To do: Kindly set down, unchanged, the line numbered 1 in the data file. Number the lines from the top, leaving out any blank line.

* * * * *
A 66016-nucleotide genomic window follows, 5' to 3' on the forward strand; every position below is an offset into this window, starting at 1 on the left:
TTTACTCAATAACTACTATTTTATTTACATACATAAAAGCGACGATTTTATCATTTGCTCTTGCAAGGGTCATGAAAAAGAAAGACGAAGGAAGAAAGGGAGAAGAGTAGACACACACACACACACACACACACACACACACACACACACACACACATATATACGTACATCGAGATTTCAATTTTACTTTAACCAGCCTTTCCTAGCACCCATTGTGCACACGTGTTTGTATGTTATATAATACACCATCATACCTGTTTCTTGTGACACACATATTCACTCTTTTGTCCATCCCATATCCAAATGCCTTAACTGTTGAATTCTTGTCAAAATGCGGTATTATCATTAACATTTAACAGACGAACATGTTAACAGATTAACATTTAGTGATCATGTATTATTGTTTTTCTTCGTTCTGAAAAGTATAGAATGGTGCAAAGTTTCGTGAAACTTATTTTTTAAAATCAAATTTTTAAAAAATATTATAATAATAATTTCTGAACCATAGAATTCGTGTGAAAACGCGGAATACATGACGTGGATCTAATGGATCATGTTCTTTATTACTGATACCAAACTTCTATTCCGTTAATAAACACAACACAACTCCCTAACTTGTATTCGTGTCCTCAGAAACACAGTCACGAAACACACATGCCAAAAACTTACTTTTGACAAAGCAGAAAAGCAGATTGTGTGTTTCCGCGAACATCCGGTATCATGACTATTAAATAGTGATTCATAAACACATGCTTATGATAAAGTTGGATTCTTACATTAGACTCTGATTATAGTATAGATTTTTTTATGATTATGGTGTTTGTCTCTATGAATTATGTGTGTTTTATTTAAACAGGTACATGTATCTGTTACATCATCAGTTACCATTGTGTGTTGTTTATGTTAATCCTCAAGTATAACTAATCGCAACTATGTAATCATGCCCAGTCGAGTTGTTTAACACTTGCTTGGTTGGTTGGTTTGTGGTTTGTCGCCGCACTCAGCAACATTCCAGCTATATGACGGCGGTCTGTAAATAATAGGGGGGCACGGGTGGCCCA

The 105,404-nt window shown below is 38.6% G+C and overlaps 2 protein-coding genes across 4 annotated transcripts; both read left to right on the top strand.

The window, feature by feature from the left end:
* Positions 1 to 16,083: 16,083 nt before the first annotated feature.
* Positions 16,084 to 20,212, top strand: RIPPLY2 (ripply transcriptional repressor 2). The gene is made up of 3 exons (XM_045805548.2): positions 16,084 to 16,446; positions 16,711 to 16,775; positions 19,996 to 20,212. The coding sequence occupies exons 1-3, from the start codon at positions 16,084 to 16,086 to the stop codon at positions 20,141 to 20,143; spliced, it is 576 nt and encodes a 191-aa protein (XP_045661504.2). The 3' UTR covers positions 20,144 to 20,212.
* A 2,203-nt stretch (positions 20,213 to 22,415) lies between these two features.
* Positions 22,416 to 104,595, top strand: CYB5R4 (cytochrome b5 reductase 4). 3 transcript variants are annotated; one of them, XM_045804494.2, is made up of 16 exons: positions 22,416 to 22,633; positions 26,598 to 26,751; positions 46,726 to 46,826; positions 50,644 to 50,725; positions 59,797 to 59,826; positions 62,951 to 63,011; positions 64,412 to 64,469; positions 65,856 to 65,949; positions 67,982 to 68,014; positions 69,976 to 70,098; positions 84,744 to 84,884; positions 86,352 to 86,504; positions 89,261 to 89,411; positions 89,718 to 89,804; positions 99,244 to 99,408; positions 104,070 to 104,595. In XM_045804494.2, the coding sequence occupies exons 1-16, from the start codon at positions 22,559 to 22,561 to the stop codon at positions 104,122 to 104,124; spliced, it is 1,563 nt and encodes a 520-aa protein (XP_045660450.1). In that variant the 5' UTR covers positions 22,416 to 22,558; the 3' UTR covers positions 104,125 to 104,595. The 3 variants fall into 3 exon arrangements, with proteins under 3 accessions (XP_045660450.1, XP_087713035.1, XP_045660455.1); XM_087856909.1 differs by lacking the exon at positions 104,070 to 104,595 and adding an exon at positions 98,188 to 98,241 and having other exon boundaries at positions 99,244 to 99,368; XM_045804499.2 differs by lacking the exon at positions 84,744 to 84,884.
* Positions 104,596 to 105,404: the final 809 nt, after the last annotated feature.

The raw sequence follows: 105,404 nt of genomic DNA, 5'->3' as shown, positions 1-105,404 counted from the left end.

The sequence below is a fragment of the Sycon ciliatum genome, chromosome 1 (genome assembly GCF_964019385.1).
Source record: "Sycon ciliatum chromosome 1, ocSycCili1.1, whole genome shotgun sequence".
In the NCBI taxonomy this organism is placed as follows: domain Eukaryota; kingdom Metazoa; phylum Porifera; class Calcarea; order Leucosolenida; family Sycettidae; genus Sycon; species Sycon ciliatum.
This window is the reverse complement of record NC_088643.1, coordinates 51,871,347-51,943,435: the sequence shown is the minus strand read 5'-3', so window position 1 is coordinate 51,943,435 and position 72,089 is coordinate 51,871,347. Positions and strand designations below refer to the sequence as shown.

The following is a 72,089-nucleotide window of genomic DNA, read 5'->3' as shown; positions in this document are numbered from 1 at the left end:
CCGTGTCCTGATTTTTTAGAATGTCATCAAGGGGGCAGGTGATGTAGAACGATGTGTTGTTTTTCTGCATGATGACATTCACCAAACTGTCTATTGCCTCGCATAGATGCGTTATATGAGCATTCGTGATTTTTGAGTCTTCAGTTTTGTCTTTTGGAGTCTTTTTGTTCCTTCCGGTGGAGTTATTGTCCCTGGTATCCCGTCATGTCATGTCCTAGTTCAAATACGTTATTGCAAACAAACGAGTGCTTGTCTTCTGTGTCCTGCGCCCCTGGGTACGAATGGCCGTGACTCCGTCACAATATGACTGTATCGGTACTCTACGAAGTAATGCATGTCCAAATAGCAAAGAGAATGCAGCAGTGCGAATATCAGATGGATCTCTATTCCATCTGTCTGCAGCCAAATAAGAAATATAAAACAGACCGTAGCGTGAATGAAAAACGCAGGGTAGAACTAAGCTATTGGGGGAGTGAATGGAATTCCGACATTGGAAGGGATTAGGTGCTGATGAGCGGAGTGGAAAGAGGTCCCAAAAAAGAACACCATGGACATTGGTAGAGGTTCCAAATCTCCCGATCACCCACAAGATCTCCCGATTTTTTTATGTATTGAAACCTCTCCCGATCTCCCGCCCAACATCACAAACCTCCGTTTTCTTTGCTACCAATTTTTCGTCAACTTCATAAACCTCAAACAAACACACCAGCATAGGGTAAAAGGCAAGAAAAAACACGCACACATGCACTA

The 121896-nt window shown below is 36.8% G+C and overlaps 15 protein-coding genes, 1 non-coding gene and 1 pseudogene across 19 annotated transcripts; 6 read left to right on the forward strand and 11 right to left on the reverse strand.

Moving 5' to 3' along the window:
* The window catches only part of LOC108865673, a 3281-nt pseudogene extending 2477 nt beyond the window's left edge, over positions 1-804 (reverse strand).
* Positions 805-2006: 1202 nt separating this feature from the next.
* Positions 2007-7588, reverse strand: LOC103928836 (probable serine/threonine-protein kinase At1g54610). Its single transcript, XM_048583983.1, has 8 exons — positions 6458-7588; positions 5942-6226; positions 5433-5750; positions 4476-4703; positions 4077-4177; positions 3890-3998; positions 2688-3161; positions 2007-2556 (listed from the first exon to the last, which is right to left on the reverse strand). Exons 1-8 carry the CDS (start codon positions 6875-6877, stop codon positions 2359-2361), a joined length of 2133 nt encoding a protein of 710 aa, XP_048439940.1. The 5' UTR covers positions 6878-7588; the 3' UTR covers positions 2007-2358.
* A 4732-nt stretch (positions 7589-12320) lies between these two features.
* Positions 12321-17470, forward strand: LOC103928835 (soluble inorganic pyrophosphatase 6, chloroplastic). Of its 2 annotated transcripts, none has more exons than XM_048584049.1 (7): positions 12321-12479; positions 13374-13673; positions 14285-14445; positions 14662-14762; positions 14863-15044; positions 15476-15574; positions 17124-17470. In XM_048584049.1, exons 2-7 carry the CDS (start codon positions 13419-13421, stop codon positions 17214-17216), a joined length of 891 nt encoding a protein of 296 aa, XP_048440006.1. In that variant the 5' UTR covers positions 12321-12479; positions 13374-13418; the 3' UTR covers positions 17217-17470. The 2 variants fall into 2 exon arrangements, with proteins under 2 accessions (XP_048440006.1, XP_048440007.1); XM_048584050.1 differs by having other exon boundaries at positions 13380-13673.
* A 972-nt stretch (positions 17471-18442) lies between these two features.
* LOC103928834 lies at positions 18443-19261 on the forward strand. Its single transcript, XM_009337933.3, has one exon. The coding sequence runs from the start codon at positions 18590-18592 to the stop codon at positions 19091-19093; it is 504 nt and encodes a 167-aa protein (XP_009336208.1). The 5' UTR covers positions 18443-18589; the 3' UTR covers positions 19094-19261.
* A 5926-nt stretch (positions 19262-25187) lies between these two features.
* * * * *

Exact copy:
A 66016-nucleotide genomic window follows, 5' to 3' on the forward strand; every position below is an offset into this window, starting at 1 on the left: